I never would have found this company or gotten into the video game industry without the amazing opportunities and access that my double-degree program afforded me. The MIB by itself is fantastic way to augment your education with soft skills that will let you excel in an international role, and the double-degree just adds to that international experience. The double-degree program is amazing as it takes the soft skills you learn during the MIB and adds international travel, a different set of skills that are prioritized abroad (like data base management, digital marketing software, finance, etc.) and access to an entire additional school’s network and professional opportunities. I am where I am today because of the double-degree program.
What was your most influential experience in the program?
More specifically, the most influential experience was actually not related to class. It happened to me while I was tailgating at a football game with the rest of the MIB students during my first year. I looked around and realized that of the 40 or so people there, over half were international. And yet, we were all there sharing in this experience and American culture while having an amazing time. I mean what an experience that is — to truly establish a network of peers and friends from around the globe is amazing. It gives you opportunities on both a professional and personal level that simply can’t be bought and can’t be understated. That was the first moment where I thought to myself, “I’m glad I did this,” and truly realized the value the MIB degree will have in my life simply because of the network it has given me.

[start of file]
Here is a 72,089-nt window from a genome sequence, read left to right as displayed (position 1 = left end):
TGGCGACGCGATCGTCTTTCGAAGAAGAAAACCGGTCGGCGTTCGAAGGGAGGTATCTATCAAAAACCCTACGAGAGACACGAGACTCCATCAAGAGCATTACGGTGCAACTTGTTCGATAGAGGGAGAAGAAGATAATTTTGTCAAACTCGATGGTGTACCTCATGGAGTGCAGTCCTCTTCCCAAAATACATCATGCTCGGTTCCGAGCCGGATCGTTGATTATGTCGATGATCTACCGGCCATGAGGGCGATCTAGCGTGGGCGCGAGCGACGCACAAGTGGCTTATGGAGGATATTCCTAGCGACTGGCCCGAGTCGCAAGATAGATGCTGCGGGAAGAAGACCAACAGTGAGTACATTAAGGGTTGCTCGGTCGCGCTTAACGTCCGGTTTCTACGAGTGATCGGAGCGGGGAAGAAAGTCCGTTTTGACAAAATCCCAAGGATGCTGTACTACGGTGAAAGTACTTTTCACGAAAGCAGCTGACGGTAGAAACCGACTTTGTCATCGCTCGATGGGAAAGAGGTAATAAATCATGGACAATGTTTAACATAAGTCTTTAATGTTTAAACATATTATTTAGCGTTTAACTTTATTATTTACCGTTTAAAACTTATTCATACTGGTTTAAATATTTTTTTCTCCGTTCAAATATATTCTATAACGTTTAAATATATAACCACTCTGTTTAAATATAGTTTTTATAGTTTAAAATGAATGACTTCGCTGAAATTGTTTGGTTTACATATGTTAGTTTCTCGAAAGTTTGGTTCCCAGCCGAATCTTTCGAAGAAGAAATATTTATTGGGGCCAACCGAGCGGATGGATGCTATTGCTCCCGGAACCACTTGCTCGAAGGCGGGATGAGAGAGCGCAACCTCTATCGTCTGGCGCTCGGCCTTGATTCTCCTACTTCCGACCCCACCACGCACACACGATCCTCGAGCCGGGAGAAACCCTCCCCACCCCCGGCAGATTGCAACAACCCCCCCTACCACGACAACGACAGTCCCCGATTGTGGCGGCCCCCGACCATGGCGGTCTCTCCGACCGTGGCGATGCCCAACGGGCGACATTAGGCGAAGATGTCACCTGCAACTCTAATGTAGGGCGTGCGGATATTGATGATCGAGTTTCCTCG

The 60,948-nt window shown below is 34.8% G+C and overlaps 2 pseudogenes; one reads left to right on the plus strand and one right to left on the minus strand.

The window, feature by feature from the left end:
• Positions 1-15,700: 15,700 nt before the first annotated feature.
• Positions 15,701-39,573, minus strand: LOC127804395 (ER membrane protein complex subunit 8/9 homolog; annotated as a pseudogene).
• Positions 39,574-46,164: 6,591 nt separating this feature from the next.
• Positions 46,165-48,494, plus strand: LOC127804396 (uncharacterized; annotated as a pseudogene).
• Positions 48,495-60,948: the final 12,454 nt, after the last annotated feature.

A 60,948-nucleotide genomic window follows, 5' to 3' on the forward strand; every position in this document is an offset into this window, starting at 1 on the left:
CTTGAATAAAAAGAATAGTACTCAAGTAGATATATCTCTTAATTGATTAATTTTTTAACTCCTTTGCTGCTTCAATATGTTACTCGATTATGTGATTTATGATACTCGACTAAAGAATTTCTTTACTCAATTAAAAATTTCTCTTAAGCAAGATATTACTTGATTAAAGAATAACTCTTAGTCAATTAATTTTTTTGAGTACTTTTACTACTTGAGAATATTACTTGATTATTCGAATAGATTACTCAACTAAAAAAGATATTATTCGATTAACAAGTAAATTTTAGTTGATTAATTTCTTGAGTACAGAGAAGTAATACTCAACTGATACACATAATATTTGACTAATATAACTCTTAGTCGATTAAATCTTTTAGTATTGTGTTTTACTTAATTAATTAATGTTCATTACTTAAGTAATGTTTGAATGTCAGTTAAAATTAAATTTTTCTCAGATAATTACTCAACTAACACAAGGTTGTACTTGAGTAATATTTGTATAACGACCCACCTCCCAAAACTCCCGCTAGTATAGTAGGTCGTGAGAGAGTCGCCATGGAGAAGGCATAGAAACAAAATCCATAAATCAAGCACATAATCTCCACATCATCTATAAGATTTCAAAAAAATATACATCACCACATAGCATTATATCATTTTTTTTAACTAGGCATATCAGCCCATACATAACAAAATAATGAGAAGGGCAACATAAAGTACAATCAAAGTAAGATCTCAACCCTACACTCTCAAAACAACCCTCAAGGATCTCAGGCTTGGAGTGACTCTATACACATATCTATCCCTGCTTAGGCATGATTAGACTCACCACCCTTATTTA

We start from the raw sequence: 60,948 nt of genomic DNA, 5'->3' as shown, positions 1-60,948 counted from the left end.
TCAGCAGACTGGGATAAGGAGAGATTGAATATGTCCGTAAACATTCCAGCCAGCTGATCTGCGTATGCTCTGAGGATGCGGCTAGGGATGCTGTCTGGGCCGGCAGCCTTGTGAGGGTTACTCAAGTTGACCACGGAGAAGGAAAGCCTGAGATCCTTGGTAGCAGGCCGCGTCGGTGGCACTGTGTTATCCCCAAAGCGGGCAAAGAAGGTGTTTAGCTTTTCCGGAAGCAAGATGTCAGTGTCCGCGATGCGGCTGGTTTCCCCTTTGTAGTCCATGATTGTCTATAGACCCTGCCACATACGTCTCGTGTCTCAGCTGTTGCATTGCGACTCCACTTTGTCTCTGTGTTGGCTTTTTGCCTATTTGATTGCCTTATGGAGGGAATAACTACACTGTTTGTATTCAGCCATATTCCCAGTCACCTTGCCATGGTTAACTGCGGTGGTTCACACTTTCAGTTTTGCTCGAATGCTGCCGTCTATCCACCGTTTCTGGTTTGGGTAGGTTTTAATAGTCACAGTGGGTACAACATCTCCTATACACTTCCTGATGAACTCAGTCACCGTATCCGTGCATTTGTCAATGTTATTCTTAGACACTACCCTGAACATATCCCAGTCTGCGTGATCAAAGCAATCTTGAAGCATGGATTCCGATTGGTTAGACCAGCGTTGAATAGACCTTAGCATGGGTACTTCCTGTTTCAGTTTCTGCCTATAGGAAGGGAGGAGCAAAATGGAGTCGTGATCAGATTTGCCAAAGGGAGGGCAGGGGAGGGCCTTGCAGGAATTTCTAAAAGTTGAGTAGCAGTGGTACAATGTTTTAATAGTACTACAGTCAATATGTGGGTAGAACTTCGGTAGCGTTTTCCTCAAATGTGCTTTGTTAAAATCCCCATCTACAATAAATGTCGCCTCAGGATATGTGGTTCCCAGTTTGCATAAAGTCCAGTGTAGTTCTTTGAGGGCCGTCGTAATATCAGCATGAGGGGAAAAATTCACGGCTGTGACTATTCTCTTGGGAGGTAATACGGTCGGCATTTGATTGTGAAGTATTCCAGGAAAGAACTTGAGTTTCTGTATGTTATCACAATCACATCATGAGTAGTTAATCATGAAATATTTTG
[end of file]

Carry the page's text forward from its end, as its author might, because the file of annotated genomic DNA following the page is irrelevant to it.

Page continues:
How did the program prepare you for success?
The most important element the MIB gave me was an understanding of the nuances of international communication. While the MIM was great and taught me some specific skills that have come in handy, the soft skills I gained have been much more useful to me in finding success in my career.